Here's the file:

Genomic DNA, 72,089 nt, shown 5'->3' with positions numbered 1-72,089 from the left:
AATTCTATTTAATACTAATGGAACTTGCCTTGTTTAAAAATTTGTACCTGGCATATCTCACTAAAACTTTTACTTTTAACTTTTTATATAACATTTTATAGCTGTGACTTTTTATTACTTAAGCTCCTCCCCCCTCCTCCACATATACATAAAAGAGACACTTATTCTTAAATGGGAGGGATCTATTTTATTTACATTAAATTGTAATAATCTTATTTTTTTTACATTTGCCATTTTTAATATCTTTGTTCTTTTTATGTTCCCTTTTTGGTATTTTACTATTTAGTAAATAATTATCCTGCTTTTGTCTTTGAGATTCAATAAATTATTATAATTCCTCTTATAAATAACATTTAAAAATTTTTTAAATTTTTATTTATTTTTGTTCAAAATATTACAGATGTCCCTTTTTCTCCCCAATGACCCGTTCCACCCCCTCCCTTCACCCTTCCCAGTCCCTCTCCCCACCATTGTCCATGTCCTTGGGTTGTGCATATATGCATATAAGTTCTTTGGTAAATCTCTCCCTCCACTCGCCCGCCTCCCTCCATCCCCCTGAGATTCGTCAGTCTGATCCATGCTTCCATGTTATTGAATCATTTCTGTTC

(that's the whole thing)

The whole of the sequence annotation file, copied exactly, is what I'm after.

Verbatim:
Genomic DNA, 72,089 nt, shown 5'->3' with positions numbered 1-72,089 from the left:
AATTCTATTTAATACTAATGGAACTTGCCTTGTTTAAAAATTTGTACCTGGCATATCTCACTAAAACTTTTACTTTTAACTTTTTATATAACATTTTATAGCTGTGACTTTTTATTACTTAAGCTCCTCCCCCCTCCTCCACATATACATAAAAGAGACACTTATTCTTAAATGGGAGGGATCTATTTTATTTACATTAAATTGTAATAATCTTATTTTTTTTACATTTGCCATTTTTAATATCTTTGTTCTTTTTATGTTCCCTTTTTGGTATTTTACTATTTAGTAAATAATTATCCTGCTTTTGTCTTTGAGATTCAATAAATTATTATAATTCCTCTTATAAATAACATTTAAAAATTTTTTAAATTTTTATTTATTTTTGTTCAAAATATTACAGATGTCCCTTTTTCTCCCCAATGACCCGTTCCACCCCCTCCCTTCACCCTTCCCAGTCCCTCTCCCCACCATTGTCCATGTCCTTGGGTTGTGCATATATGCATATAAGTTCTTTGGTAAATCTCTCCCTCCACTCGCCCGCCTCCCTCCATCCCCCTGAGATTCGTCAGTCTGATCCATGCTTCCATGTTATTGAATCATTTCTGTTC